Corine Wegener is Cultural Heritage Preservation Officer in the Office of the Under Secretary for History, Art, and Culture at the Smithsonian Institution where she coordinates the Smithsonian’s domestic and international role in response to cultural heritage disasters. Before her arrival at the Smithsonian, Wegener was associate curator in the department of Decorative Arts, Textiles, and Sculpture at the Minneapolis Institute of Arts. In her concurrent Army Reserve career, she served as a Civil Affairs officer, including Arts, Monuments, and Archives Officer for the 352d Civil Affairs Command in Baghdad, Iraq, 2003-2004. Wegener is past president of the U.S. Committee of the Blue Shield. She holds a B.G.S from the University of Nebraska-Omaha and dual M.A. degrees in Art History and Political Science from the University of Kansas.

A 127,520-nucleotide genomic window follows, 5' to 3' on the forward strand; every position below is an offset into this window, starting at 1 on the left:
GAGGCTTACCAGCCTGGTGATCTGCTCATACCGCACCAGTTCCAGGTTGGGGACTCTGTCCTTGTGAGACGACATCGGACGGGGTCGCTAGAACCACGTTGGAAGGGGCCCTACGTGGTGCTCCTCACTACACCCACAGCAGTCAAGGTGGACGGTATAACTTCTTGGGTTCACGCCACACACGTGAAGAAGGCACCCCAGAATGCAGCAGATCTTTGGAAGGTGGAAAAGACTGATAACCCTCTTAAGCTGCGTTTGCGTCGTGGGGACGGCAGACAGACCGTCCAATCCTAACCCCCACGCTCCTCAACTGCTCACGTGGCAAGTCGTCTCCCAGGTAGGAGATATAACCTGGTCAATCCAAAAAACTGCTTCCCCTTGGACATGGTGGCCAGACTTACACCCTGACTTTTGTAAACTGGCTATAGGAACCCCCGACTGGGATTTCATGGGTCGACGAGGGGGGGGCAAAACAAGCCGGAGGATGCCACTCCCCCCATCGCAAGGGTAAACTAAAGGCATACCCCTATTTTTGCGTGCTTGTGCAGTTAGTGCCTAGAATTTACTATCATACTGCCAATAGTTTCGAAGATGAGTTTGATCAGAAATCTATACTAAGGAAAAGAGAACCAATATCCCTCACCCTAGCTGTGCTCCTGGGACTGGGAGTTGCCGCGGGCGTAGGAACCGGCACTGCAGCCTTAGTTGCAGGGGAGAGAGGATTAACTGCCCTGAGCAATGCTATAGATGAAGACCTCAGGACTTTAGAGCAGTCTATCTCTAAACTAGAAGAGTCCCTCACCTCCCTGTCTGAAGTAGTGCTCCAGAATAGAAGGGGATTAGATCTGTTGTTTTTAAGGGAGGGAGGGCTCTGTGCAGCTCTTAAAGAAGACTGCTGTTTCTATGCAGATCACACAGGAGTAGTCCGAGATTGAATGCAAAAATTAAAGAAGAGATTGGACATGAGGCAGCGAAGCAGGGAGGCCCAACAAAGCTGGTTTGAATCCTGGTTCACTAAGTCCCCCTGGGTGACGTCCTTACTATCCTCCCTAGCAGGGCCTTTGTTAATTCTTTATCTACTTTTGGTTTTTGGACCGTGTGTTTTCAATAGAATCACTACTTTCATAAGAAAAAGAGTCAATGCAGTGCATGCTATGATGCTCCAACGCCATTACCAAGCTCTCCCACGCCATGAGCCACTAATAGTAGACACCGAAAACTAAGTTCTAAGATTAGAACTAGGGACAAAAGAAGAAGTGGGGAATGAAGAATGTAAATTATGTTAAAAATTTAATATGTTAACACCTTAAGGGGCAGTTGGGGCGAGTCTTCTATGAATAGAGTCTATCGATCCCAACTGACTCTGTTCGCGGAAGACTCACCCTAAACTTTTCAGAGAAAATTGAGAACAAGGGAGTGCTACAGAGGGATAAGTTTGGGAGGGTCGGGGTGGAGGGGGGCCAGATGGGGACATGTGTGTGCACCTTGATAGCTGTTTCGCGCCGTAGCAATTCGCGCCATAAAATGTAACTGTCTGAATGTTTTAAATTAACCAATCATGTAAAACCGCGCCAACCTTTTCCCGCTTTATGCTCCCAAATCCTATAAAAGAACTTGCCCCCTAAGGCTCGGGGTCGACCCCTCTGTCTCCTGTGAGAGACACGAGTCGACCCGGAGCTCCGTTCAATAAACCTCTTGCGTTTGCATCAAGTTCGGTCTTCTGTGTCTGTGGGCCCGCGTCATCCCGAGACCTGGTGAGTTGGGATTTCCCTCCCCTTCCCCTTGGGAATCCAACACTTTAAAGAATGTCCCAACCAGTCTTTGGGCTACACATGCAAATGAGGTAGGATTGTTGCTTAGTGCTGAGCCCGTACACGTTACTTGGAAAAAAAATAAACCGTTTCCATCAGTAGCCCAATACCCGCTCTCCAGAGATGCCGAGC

Dr. Susan R. Wolfinbarger is a contracted data visualization expert for the U.S. Department of State’s Bureau of Conflict and Stabilization Operations (via MicroSystems Automation Group). She was formerly the Director for the Geospatial Technologies Project, a part of the Scientific Responsibility, Human Rights and Law Program of the American Association for the Advancement of Science (AAAS) where she oversees the projects of AAAS that deal with the applications of geospatial technologies to a range of human rights and humanitarian issues. Her work focuses on the conceptualization, development, and deployment of geospatial technologies and information for human rights-related issues. Her research interests focus on the use of satellite remote sensing as evidence in legal cases, particularly those related to human rights; advancing human rights outcomes through geospatial documentation; feminist and critical views of technology; and the implications and ethics related to the rapid rise in the use of geographic technologies, including volunteered geographic information. She has provided training to multiple human rights organizations, courts, and commissions regarding the implementation of appropriate geospatial methodologies to human rights documentation and litigation. She has published on the uses of remote sensing for land cover and land use change, forced migration, and environmental rights documentation. She holds the degrees Doctor of Philosophy (Ph.D.) in Geography from The Ohio State University (2012); Master of Arts (M.A.) in Geography from The George Washington University (2006); and Bachelor of Arts (B.A.) in Geography and Spanish from Eastern Kentucky University (2004).